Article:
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Investigating the Dry Tropics Brazilian Style

In May 2022 SENSE student Lucy Wells travelled to Brazil for field work looking at the dry tropical areas. Lucy is a student at the University of Edinburgh and is supervised by Dr Casey Ryan. Here Lucy reports on her visit to Brazil

Dry tropical ecosystems are broadly made up of two main biomes – dry forests and savannas. These are the largest tropical land cover type, globally covering more area than rainforests, yet receiving far less research attention. In addition, they have unique and ancient biodiversity and are home to more than 1 billion people. Consequently, they are incredibly important ecosystems.

My PhD project is focused around using earth observation data to investigate the vegetation structure in these biomes, to try and understand their distribution. This is a challenging question because dry forests and savannas occupy the same climatic space, and so their distribution is controlled by different things, including soil type and fire.

The first half of my PhD looks at the Brazilian dry tropics, particularly the Caatinga, which is an area of dry forest located in the North-East of Brazil. During May-June 2022 I was able to visit the Caatinga, to help with some fieldwork that was taking place, and to visit different areas of the Caatinga to understand its vegetation.

Map here:

The Caatinga is generally characterised by the presence of relatively hort trees, which have leaves in the wet season (December-June), but are lost in the dry months of the year (July-November). The trees commonly have spines, and there are often cacti present. However, as I learnt, there are lots of variations on this theme!

I visited three sites with a team of Brazilian scientists, who were resampling trees in plots that had previously been established. Tree plots are an area of forest (in this case, a rectangle 100 metres * 50 metres), where every tree is recorded. At each plot, the diameter of every tree is measured, its species recorded, and other measurements taken such as the tree height, health of the canopy and overall status of the tree, for example, whether it has multiple stems, is alive or dead. Ideally, the plot is recensused a few years later, to understand how these measurements change over time. This recensus is what my team were doing, five years after the plots were set up in 2017.

This information has a wide range of uses, for example understanding which tree species are present where, tree mortality and recruitment, and competition between species. I work within the SECO project, which is a research project aiming to generate estimates of the carbon fluxes of the dry tropics. Carbon fluxes in dry tropical ecosystems are important to understand, as they currently both mitigate and exacerbate climate change, but the processes are poorly understood. The plot data provides information how much carbon is stored as biomass by the trees on these sites, and is used in conjunction with radar remote sensing to understand the carbon dynamics of dry tropical ecosystems.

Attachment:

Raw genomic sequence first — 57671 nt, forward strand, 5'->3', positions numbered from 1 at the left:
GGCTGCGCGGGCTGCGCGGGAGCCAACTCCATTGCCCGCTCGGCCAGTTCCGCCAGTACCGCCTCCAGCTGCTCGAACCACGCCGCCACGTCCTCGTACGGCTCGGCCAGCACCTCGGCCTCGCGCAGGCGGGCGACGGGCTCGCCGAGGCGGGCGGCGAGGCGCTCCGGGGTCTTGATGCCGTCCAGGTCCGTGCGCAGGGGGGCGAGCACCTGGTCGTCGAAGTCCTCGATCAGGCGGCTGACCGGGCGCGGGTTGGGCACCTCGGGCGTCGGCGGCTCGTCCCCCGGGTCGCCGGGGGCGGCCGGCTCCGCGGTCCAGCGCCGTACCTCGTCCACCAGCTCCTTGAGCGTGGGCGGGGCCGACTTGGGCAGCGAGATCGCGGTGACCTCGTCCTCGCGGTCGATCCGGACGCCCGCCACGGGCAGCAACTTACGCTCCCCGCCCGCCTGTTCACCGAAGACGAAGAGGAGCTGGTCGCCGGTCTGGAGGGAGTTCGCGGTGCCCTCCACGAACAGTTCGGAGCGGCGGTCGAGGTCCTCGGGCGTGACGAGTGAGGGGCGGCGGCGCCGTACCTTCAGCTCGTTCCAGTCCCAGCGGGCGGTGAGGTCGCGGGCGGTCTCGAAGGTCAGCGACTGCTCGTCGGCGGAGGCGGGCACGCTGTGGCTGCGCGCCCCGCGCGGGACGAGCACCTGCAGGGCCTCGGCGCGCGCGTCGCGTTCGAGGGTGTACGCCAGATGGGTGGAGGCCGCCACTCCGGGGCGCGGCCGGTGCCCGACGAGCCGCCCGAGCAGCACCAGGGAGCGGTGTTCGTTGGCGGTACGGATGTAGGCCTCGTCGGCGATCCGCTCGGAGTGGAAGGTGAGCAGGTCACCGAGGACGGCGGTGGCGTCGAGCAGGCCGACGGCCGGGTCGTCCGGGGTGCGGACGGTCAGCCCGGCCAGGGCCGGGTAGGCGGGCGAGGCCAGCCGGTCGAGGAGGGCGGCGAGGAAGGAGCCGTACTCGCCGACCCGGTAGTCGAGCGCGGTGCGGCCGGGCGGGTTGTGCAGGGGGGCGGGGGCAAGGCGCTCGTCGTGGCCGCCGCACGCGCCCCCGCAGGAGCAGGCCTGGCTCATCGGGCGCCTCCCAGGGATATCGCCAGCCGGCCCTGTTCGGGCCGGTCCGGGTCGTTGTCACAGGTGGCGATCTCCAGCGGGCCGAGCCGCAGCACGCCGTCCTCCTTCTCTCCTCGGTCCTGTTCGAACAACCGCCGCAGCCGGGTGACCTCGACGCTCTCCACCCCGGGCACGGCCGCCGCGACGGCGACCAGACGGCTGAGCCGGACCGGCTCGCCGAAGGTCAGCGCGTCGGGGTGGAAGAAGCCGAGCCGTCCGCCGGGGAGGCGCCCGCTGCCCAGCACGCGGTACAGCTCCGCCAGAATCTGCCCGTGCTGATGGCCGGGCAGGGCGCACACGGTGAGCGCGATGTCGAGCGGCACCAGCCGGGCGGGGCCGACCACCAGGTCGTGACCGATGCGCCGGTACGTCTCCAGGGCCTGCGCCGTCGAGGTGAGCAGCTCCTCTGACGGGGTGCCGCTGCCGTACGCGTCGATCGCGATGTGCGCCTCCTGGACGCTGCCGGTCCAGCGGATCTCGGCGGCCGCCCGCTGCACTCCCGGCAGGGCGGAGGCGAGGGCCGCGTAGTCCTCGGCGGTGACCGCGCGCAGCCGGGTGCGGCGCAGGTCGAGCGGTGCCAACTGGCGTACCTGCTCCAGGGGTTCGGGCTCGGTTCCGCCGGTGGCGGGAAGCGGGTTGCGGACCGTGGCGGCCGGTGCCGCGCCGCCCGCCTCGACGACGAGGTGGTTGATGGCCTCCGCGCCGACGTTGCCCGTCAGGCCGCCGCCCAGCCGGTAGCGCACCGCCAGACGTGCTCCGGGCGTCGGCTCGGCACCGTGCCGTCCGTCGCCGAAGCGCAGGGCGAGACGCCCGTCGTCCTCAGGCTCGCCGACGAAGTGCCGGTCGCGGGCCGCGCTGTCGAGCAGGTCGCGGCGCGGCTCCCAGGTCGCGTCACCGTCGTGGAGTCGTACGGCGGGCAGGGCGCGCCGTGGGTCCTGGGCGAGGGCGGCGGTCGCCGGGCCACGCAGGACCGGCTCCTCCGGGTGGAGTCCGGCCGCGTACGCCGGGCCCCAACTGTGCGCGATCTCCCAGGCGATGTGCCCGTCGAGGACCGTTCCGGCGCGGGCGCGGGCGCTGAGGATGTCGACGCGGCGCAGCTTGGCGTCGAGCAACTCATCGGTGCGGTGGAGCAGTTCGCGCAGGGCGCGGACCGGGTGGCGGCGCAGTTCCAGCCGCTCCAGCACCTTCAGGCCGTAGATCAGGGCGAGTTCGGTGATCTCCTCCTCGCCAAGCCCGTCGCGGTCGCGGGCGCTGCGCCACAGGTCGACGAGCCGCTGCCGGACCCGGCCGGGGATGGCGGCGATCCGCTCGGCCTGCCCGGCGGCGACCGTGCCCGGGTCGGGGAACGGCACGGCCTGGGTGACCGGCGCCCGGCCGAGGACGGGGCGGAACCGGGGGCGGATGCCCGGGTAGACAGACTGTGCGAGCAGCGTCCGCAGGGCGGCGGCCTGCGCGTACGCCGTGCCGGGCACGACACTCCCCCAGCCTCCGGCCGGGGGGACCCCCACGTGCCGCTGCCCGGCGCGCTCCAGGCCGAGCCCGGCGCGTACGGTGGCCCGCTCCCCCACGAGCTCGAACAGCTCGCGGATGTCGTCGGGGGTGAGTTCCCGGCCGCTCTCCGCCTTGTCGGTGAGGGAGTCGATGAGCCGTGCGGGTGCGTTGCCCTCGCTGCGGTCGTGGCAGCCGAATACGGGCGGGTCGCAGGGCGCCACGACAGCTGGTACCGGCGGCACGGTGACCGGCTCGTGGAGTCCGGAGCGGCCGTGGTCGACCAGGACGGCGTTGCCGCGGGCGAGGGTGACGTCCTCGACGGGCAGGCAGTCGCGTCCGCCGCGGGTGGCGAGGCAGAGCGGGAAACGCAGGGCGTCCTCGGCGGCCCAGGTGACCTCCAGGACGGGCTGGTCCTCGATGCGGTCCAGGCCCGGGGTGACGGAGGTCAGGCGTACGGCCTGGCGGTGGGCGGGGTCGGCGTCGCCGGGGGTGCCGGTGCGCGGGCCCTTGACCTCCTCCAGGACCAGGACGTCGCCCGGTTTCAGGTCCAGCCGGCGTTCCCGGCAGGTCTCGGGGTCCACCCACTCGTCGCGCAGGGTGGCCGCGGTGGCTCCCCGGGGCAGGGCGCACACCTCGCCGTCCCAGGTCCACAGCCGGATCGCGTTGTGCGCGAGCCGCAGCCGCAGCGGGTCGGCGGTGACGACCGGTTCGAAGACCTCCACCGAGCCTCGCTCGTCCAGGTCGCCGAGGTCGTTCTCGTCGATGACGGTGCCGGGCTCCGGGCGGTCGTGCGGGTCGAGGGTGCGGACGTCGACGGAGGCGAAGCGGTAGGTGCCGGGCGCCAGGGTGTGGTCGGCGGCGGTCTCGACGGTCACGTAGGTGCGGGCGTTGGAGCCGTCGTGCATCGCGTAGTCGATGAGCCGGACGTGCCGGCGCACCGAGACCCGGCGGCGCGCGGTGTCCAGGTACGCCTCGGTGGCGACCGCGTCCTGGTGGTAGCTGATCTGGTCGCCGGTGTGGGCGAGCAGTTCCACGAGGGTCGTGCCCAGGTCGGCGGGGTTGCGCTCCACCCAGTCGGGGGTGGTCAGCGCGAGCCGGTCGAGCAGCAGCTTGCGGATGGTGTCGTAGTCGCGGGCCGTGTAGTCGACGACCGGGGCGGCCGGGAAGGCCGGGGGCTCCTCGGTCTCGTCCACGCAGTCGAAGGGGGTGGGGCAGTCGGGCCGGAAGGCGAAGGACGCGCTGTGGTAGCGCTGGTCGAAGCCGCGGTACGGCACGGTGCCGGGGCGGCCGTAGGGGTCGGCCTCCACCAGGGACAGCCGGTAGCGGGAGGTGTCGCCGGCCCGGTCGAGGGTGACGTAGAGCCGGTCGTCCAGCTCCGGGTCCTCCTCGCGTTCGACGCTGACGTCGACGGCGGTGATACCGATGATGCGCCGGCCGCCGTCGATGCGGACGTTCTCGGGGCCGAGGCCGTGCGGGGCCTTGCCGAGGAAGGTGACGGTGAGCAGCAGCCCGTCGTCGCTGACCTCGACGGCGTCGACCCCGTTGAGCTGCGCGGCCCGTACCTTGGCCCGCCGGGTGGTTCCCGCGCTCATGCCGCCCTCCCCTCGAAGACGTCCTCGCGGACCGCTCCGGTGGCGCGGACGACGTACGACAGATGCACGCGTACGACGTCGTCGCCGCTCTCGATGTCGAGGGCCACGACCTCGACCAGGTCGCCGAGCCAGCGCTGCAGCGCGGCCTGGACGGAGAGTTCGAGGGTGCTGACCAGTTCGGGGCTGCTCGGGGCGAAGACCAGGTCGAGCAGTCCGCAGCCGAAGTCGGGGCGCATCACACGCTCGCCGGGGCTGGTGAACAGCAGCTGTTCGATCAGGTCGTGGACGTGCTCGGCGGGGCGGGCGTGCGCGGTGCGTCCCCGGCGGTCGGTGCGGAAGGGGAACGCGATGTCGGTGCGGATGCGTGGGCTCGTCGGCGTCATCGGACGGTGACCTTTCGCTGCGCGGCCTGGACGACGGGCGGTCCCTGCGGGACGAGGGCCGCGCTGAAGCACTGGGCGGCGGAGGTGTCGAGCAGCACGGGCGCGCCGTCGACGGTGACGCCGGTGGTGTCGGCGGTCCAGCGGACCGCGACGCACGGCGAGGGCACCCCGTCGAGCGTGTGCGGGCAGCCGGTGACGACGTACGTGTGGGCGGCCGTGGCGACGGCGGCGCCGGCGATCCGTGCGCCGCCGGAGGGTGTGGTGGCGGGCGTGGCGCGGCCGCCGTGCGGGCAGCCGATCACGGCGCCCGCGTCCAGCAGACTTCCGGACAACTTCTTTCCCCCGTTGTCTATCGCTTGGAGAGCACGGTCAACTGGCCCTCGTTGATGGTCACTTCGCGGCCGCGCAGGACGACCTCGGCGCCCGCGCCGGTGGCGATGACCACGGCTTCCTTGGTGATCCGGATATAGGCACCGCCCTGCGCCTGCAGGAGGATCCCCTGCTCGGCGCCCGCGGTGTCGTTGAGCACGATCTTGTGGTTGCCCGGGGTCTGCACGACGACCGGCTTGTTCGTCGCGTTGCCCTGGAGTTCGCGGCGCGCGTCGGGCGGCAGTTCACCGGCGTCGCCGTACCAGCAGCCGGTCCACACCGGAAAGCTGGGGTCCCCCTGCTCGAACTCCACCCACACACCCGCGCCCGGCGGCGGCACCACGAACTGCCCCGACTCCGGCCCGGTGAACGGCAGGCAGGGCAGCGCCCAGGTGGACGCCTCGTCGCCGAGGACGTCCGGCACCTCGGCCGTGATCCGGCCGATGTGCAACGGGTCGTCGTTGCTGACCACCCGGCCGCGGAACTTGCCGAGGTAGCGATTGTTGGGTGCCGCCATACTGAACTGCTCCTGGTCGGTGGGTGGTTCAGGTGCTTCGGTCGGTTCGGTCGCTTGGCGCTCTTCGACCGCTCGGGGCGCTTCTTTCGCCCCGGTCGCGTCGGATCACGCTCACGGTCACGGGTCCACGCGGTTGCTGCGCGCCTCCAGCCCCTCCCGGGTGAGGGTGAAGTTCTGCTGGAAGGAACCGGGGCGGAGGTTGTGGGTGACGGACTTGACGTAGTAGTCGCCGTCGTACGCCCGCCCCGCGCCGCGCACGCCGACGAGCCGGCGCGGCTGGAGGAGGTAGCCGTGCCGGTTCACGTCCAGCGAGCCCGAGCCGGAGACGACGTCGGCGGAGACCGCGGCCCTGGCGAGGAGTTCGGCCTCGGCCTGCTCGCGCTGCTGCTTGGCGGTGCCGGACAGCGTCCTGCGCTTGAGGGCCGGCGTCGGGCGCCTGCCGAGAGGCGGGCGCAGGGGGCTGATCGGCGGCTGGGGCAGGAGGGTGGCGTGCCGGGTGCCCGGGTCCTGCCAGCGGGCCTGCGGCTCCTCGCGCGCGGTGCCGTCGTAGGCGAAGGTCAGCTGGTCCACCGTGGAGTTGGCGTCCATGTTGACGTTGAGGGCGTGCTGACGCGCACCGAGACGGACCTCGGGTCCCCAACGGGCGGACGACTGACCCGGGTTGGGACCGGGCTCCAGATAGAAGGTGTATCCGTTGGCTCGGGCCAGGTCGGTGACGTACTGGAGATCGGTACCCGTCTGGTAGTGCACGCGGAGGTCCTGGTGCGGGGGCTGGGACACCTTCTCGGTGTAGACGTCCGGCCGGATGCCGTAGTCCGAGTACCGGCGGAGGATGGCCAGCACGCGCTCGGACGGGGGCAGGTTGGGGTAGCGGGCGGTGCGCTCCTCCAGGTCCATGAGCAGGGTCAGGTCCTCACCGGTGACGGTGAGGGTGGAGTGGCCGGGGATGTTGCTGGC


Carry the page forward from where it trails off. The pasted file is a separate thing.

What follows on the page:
Plot 1 – Serra das Almas. This plot is in a nature reserve at quite high elevation, which means there is more rain than typical dry forest. The trees are therefore relatively tall here.
Plot 2 – Lagoa Grande. This plot was more what I was expecting, small trees and lots of spiky plants! Although it rained the days that we visited, it was the end of the wet season and you can see that the trees (not the bushy undergrowth) are losing their leaves.
Plot 3 – Serra Talhada. This plot was interesting to visit because it is in an area of farmland, and so experiences some disturbance from livestock.

These plots are part of a large network of plots which are spread across the worlds tropical forests, collated by hosts data from over 6000 plots across the tropical biomes, where the trees are measured using standardised techniques, allowing them to be compared.  The network also aims to promote equitable science via collaborative networks throughout the tropics. I’ve included some links to resources about ethical and equitable tropical forest science at the bottom of the article.

I was also able to visit another collaborator, Desiree Ramos, in Brasilia, which is located in an area of cerrado. The cerrado is the Brazilian area of savanna, the difference from dry forest being the grassy understory underneath the trees. This grassy layer provides fuel for the fires which characterise the savanna ecosystem. Desiree and I visited several areas of cerrado around Brasilia, and she demonstrated her exciting work with phenocams, which take daily photographs of the vegetation, providing information on the timing of things like flowering, and when the leaves become green.

Cerrado, Brasilia – much more grass underneath the trees!
Cross-section of a tree stump in the cerrado. The star-shape around the tree is the bark, which is really thick to protect the tree from the natural fires that occur in this ecosystem.

Overall, the trip was a great experience, and has greatly improved understanding of these ecosystems which I can now apply to my research – I’ve got lots of new ideas! As I’d never worked on dry tropical ecology prior to my PhD it was great to learn from knowledgeable Brazilian people on the ground, and establish links with scientists there.